No, this wasn’t Notre Dame. It wasn’t Ohio State in the Frozen Diamond Faceoff. It was an exhibition game against an obscure team the Michigan hockey team had never played before.

UOIT 3, Michigan 2 (ex)

The opponent really didn’t matter. Luckily for the Wolverines, the game didn’t really matter either.

On Saturday, Michigan dropped its first exhibition game of the year to the Ontario Institute of Technology, 3-2, in a sloppy effort highlighted by the Wolverines’ inability to finish near the net. Michigan had twice as many shots on goal as the Ridgebacks, 56-28, but couldn’t convert 54 of those shots into goals.

On top of that, Ontario played more than a third of the game on the penalty kill, amassing 22 penalty minutes. The Wolverines led in every major statistical category — except for goals.

“That team turned out to be a good team,” said Michigan coach Red Berenson. “We don’t know much about our opponent, but it turned out to be a good team.”

Michigan looked to be in the driver’s seat early on, when senior defenseman Greg Pateryn rifled in a shot from the blue line for the early lead. The Wolverines dominated the rest of the first period, outshooting Ontario 20-6.

The tide started to turn in the second period. The Ridgebacks tied it up when sophomore forward Brendan Wise scored an unassisted, shorthanded goal. Michigan still outshot Ontario 20-17 in the period, but failed to find the net.

“We carried the play in the first half of the game,” Berenson said. “We kept them in the game. And then sure enough, they started to carry the play. They took advantage of our turnovers in the second period. They got back in the game, and it was anyone’s game in the third.”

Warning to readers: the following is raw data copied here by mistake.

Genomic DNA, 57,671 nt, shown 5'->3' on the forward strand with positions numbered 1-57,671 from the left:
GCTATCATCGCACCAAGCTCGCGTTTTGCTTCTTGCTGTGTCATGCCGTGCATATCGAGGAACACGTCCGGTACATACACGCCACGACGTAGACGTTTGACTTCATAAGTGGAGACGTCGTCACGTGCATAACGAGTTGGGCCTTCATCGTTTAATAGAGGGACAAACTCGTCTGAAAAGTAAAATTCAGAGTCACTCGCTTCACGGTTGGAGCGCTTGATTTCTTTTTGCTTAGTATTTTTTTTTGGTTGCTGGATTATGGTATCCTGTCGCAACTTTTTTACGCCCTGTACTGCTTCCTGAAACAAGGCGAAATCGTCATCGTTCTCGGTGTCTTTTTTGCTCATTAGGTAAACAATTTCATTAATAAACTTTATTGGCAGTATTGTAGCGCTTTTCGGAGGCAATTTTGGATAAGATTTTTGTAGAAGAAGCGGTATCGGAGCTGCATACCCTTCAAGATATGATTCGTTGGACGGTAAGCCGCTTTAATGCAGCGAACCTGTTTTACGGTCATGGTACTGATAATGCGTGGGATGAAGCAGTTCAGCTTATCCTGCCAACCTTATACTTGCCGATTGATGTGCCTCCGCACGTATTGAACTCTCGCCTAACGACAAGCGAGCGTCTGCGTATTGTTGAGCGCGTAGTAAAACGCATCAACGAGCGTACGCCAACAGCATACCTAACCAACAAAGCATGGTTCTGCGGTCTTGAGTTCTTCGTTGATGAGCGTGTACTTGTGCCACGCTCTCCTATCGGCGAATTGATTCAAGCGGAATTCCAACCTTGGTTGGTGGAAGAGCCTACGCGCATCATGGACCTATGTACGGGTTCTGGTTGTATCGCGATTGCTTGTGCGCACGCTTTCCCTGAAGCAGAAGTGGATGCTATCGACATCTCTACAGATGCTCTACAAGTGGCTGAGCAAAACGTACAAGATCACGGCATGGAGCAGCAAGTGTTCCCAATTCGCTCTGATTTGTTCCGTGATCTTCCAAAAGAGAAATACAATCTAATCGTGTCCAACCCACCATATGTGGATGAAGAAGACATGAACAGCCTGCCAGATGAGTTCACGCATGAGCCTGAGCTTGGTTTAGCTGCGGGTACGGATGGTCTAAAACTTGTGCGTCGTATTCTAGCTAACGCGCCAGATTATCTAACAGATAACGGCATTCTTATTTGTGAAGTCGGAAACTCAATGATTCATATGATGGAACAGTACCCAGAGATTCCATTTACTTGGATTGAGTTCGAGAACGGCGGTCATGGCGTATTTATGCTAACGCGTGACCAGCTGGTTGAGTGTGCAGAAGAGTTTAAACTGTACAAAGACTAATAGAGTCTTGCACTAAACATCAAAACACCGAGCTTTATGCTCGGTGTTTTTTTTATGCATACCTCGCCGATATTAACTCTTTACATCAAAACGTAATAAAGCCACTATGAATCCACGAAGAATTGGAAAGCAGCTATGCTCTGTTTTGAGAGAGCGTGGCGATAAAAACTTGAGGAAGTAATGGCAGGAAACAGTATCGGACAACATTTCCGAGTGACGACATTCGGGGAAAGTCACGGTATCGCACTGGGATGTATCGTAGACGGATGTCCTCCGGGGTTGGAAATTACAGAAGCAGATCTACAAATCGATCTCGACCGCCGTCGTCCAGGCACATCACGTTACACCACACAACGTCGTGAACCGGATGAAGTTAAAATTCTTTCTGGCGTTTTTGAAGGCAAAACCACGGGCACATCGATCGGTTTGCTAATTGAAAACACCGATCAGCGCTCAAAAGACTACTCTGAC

The teams swapped goals in the final period, with Michigan freshman forward Phil Di Giuseppe scoring 10 minutes in, countering an Ontario goal scored five minutes earlier. The Wolverines made it interesting in the final minute by coming close to the back of the net multiple times, but they failed to send in the equalizer.

Earlier in the week, Berenson mentioned that he had no idea who was going to lead this team in scoring. Chances are, he didn’t get a much better idea after Saturday. Michigan had plenty of opportunities that didn’t amount to anything — a sign of a rusty team that doesn’t have complete chemistry yet.

“We’re not just going to come in here and throw our six out there and because we’re Michigan we’re going to win,” said fifth-year senior goaltender Shawn Hunwick. “We have to come every night and play hard.”

Michigan also trotted out eight freshman. When almost half the team on the ice is experiencing Yost Ice Arena for the first time, first-game nerves are to be expected, especially for a team that hasn’t had much time to jell.

Still, two goals against Ontario is not the way the Wolverines wanted to start out their season.

“This is (high-level) hockey and it’s not just our young players, it’s our experienced players that have to understand the summer’s over,” Berenson said. “Summer hockey’s over, this is the real deal and we need to pick it up.”

But no one is panicking. Berenson was collected after the game, and Hunwick was his usual, relaxed self. The team realizes it has time to fix things, markedly with another exhibition on Monday.

“I think, you know, we’re OK,” said senior forward Luke Glendening. “Obviously no one likes to lose, but I think our team will be OK.”

The result of the game doesn’t matter. The stats don’t count, and the Wolverines’ record is still 0-0. The biggest winner on Saturday was Berenson, who gets a better feel of his team and what they are capable of.

“That’s what these games are for, to try and get something going. … Like I say, it’s one game,” Berenson said. “It gives us an idea. Ask me after Monday and Tuesday I’ll have a better idea.”

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